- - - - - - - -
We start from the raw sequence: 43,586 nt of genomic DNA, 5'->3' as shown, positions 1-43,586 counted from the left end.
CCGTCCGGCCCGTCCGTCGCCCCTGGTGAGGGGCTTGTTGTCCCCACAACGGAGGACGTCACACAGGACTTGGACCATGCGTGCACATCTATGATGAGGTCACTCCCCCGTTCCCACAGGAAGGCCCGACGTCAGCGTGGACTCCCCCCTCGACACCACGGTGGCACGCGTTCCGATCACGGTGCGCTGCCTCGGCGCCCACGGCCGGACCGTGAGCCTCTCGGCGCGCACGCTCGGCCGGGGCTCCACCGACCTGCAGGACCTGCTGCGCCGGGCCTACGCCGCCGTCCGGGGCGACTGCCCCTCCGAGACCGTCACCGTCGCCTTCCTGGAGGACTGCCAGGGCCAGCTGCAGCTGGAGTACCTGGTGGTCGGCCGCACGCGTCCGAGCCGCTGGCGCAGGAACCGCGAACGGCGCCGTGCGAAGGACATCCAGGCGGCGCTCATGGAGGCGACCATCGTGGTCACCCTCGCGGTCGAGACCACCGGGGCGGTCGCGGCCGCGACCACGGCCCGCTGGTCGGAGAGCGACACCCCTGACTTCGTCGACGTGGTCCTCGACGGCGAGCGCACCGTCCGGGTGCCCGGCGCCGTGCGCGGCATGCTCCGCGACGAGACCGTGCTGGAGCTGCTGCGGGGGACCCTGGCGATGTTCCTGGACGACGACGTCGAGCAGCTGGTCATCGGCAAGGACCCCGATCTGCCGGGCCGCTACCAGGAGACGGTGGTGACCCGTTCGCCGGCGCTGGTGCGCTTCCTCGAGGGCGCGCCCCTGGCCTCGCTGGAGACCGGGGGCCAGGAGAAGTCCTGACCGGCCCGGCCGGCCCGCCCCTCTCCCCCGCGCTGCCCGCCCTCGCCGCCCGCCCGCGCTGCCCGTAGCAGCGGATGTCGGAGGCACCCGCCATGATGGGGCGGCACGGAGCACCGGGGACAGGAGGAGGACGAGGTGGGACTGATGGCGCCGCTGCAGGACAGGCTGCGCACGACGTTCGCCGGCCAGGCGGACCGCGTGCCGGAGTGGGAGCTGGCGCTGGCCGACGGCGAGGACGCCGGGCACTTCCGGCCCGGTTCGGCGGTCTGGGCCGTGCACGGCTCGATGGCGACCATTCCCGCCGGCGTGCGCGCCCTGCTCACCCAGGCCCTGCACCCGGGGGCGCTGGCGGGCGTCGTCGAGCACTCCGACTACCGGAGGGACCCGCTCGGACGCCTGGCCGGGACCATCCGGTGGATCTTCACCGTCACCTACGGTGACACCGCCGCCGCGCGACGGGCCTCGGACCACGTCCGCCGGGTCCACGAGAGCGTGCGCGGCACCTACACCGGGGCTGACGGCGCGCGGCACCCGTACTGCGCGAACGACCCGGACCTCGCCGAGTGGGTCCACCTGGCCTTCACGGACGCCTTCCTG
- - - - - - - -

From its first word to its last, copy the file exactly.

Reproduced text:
We start from the raw sequence: 43,586 nt of genomic DNA, 5'->3' as shown, positions 1-43,586 counted from the left end.
CCGTCCGGCCCGTCCGTCGCCCCTGGTGAGGGGCTTGTTGTCCCCACAACGGAGGACGTCACACAGGACTTGGACCATGCGTGCACATCTATGATGAGGTCACTCCCCCGTTCCCACAGGAAGGCCCGACGTCAGCGTGGACTCCCCCCTCGACACCACGGTGGCACGCGTTCCGATCACGGTGCGCTGCCTCGGCGCCCACGGCCGGACCGTGAGCCTCTCGGCGCGCACGCTCGGCCGGGGCTCCACCGACCTGCAGGACCTGCTGCGCCGGGCCTACGCCGCCGTCCGGGGCGACTGCCCCTCCGAGACCGTCACCGTCGCCTTCCTGGAGGACTGCCAGGGCCAGCTGCAGCTGGAGTACCTGGTGGTCGGCCGCACGCGTCCGAGCCGCTGGCGCAGGAACCGCGAACGGCGCCGTGCGAAGGACATCCAGGCGGCGCTCATGGAGGCGACCATCGTGGTCACCCTCGCGGTCGAGACCACCGGGGCGGTCGCGGCCGCGACCACGGCCCGCTGGTCGGAGAGCGACACCCCTGACTTCGTCGACGTGGTCCTCGACGGCGAGCGCACCGTCCGGGTGCCCGGCGCCGTGCGCGGCATGCTCCGCGACGAGACCGTGCTGGAGCTGCTGCGGGGGACCCTGGCGATGTTCCTGGACGACGACGTCGAGCAGCTGGTCATCGGCAAGGACCCCGATCTGCCGGGCCGCTACCAGGAGACGGTGGTGACCCGTTCGCCGGCGCTGGTGCGCTTCCTCGAGGGCGCGCCCCTGGCCTCGCTGGAGACCGGGGGCCAGGAGAAGTCCTGACCGGCCCGGCCGGCCCGCCCCTCTCCCCCGCGCTGCCCGCCCTCGCCGCCCGCCCGCGCTGCCCGTAGCAGCGGATGTCGGAGGCACCCGCCATGATGGGGCGGCACGGAGCACCGGGGACAGGAGGAGGACGAGGTGGGACTGATGGCGCCGCTGCAGGACAGGCTGCGCACGACGTTCGCCGGCCAGGCGGACCGCGTGCCGGAGTGGGAGCTGGCGCTGGCCGACGGCGAGGACGCCGGGCACTTCCGGCCCGGTTCGGCGGTCTGGGCCGTGCACGGCTCGATGGCGACCATTCCCGCCGGCGTGCGCGCCCTGCTCACCCAGGCCCTGCACCCGGGGGCGCTGGCGGGCGTCGTCGAGCACTCCGACTACCGGAGGGACCCGCTCGGACGCCTGGCCGGGACCATCCGGTGGATCTTCACCGTCACCTACGGTGACACCGCCGCCGCGCGACGGGCCTCGGACCACGTCCGCCGGGTCCACGAGAGCGTGCGCGGCACCTACACCGGGGCTGACGGCGCGCGGCACCCGTACTGCGCGAACGACCCGGACCTCGCCGAGTGGGTCCACCTGGCCTTCACGGACGCCTTCCTG